ATS Science Challange: Air Condition a House in high humidity without standard AC/Refrigeration

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posted on Oct, 23 2012 @ 08:22 PM
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You can use a very small ac unit that is based on a heat pump.
Flexible tubing is buried in the ground or even sunk to the bottom of deep ponds. The heat pump exchanges temperature without using a big compressor that takes 240v ac.

Another way to cool a home but works better in a dry climate is a belfry.

Belfry's are just a chamber that goes from the first floor ceiling to a covered and vented structure on the roof. It looks like a small church belfry. A large fan or even (old school) gas burner will get the warm air flowing upwards. This pulls air up and out and cool air in through first floor windows or doors.
edit on 23-10-2012 by badgerprints because: (no reason given)




posted on Oct, 23 2012 @ 08:33 PM
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reply to post by JohnPhoenix
 


You could look up what they are doing with Earthships, he has has made some amazing wind fans also you could look into dehumidifiers that go in the roof.

love and harmony
Whateva



posted on Oct, 23 2012 @ 08:59 PM
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I am not an HVAC tech, but I have a little experience with some geothemal systems. The geotherrmal systems that were installed into houses we have built are really nice. Defenitely worth checking out if it is feasable for your area. I live in Ilinois where the humidity is extreme in the summer and the ones I have seen work great. I will try to explain the method I have seen.

Holes called wells are drilled pretty deep (100-200 feet) and a closed water line is ran down and then back up each well so both ends are at the surface. The water lines are connected to form a continuous loop up and down each well and then inside to the house where it passes through the heat extracter and pump and other components. The whole system heats the house in the winter and cools the house in the summer by using earth's natural temperature.

At the start of each cycle, the water temperature enters the house at 56 degrees. The heat extracter pulls heat from the water solution coming into the house, lowering the water to about 35 degrees. The water is then pumped back through the wells where the earth warms the water back up to 56 degrees by the time it gets back to the house. During the summer the process just works in reverse. The water is used to heat and cool air that is distributed throughout the house with air ducts ran to each room.

The system is more complex than I can explain in text, but that is the basic idea. It costs 25-35k installed compared to 7-10k for a natural gas furnace and central air conditioner. It is generally too expensive to have installed in an existing home. It is most cost-beneficial in larger square foot structures that are expensive to heat. A local church saves 2k per month with their retrofitted system. A family moved in a new 3600 sq foot house we built from a 3000 sq foot house and they are saving 500 dollars per month in the winter on heating costs. That more than pays for their difference when its mortgaged into their new home. It also is cheaper to cool a house than a central air unit, but the advantage is smaller than the heating advantage.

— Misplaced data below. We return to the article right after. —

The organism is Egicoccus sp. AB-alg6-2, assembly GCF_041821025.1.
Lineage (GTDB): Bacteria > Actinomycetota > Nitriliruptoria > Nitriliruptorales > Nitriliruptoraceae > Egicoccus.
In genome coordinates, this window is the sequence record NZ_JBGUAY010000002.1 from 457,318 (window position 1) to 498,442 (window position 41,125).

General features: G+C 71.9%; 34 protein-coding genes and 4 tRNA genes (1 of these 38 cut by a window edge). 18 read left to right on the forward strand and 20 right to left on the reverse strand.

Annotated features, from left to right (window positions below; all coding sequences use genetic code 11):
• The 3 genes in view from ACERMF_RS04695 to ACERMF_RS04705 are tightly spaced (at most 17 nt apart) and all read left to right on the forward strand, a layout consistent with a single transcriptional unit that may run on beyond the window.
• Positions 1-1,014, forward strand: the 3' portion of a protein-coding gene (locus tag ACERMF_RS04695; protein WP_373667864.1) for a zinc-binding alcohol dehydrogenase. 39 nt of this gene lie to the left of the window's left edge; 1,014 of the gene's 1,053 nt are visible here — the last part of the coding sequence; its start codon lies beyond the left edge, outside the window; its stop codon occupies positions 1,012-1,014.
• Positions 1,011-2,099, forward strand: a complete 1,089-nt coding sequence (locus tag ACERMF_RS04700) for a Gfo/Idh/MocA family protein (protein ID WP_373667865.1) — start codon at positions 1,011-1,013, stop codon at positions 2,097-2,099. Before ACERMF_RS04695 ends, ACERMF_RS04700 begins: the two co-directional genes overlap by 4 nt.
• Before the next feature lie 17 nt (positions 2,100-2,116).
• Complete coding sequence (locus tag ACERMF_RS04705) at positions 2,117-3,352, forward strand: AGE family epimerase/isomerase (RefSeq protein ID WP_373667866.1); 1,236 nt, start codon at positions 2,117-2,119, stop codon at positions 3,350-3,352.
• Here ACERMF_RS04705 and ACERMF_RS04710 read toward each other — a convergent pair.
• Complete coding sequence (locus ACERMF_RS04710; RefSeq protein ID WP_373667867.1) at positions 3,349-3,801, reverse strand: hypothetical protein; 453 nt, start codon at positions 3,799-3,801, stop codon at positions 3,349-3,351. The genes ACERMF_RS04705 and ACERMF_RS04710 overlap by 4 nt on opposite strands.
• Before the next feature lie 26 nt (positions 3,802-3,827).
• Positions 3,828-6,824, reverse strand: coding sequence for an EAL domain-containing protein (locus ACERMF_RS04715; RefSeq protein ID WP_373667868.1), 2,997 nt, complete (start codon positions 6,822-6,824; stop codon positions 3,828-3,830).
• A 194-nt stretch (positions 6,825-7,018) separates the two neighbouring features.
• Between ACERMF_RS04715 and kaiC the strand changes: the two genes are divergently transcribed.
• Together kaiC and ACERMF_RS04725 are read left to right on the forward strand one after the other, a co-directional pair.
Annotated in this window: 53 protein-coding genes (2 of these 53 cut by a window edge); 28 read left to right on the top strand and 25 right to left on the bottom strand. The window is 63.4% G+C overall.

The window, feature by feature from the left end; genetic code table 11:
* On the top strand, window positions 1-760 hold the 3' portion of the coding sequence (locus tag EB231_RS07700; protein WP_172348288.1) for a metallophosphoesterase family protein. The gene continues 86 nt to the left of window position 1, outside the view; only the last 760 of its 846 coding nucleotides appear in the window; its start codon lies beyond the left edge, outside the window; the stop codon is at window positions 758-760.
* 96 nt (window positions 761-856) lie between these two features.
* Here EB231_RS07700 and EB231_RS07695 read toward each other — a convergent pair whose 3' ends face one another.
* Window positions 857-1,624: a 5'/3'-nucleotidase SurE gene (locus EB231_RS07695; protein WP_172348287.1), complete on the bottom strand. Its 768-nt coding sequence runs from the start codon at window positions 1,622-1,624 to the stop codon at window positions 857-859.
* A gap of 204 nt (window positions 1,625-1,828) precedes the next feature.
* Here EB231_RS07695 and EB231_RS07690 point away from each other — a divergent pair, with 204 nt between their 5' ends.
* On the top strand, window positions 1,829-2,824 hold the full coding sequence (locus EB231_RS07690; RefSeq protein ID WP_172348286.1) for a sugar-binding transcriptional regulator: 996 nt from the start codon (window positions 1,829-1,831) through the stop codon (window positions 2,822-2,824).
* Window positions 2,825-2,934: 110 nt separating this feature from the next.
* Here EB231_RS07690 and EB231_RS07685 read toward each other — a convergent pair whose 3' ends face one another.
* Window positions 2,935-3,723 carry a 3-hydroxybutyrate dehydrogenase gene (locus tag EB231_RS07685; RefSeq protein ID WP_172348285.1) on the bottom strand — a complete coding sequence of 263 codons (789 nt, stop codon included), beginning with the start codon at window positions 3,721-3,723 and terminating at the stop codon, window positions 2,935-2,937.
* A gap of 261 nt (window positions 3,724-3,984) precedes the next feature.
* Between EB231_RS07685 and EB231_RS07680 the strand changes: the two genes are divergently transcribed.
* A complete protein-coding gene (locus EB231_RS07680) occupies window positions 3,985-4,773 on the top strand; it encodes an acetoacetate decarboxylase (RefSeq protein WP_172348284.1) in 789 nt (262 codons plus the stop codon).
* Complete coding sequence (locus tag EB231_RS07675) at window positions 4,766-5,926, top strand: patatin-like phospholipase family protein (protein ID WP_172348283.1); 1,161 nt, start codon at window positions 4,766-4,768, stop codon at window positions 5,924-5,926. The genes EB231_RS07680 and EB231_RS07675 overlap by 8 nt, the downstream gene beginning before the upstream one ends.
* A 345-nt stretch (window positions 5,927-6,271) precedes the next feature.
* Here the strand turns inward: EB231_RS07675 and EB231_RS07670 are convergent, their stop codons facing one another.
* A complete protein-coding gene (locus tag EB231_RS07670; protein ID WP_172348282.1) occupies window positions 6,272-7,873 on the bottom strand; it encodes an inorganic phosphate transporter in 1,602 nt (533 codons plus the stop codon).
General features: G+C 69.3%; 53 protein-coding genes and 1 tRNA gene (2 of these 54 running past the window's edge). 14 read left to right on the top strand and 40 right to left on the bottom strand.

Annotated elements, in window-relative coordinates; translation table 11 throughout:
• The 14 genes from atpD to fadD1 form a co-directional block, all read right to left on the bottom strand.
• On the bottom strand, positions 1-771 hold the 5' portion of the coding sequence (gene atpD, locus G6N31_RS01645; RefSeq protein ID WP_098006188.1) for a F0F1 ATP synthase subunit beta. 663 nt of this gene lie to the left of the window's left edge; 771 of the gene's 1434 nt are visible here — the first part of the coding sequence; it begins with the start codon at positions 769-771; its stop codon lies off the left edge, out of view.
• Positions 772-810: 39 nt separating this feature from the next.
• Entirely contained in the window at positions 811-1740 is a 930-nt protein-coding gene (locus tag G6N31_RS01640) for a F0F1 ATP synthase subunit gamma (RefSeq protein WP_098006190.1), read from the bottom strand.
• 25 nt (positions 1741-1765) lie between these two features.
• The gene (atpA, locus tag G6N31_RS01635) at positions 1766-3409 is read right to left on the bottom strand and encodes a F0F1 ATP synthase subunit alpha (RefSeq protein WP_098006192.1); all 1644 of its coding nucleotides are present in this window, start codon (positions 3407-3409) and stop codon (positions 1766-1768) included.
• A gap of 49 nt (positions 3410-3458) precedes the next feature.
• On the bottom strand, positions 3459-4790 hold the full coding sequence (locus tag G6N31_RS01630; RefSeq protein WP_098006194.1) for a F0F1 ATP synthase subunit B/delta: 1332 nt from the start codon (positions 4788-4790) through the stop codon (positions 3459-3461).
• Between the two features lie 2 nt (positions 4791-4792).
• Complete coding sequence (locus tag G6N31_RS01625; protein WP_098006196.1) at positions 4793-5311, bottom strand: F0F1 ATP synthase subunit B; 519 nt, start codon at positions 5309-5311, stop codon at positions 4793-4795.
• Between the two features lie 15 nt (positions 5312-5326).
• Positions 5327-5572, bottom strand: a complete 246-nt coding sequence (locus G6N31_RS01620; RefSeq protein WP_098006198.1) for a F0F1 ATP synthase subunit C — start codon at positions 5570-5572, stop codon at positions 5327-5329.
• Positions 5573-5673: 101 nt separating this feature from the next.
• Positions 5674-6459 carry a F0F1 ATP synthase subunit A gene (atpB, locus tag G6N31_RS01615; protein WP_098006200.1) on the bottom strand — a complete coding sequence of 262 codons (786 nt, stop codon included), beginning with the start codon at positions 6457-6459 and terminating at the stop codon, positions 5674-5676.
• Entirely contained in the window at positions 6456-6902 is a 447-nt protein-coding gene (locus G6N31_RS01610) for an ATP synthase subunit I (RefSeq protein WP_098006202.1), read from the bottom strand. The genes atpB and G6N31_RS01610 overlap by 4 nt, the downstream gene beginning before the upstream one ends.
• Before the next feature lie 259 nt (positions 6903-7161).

I don't know the electrical requirements to try this off the grid. The system needs electricity all of the time so that would be a factor.



posted on Oct, 23 2012 @ 09:35 PM
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Thermoacoustic cooling. High pressure air pumped into a properly shaped area (accousitcal resonator) causes the air to leave the two exits in a fashion which results in one side being hot and the other being cold. No moving part other than the pump putting the air in. The same can be done to create thermoacoustic heating in a space. This is relatively simple engineering. The temperature difference between the two can reach 100 degrees. This will increase the air pressure inside so a venting will be needed and the pump should be outside as it creates its own heat. So, outside... incoming vent, air pressurinzing pump, thermoacoustic resonator, hot side exit vent. Inside, cool air vent and warm air vent to compensate for air pressure increase. No refrigerants, condensers, coils.

www.youtube.com/watch?v=jwV4GkniFNo

www.coolsound.us/work.html



posted on Oct, 23 2012 @ 09:46 PM
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Originally posted by darkhorserider
reply to post by JohnPhoenix
 


The wood here is fairly expensive, so this would not be economical if I were buying wood, but I have an old truck, and you can get a $5 permit to cut wood in the National Forest, and I enjoy splitting wood for exercise. So, I cut a truckload 3 or 4 times per year, costs less than $20, gets me and the kids out into the forest, and I save about $400 on propane compared to 3 years ago.


They let you cut wood in a national forest? I had no idea this was permitted anywhere, thought it was protected land?



posted on Oct, 23 2012 @ 10:01 PM
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Your best bet is to look into a high efficiency A/C unit. they have large units that will pull less watts then a hair dryer. there are also ones that will freeze a large amount of water overnight when its cheaper and more efficient to run the ac unit. it then builds up a large block of ice that cools your home during the day. look into very high S.E.E.R. ratings for ac units and i think youll be surprised



posted on Oct, 23 2012 @ 11:16 PM
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reply to post by JohnPhoenix
 



You can use a Vacuum pump to pull a vacuum on a closed vessel that contains water. You can get the water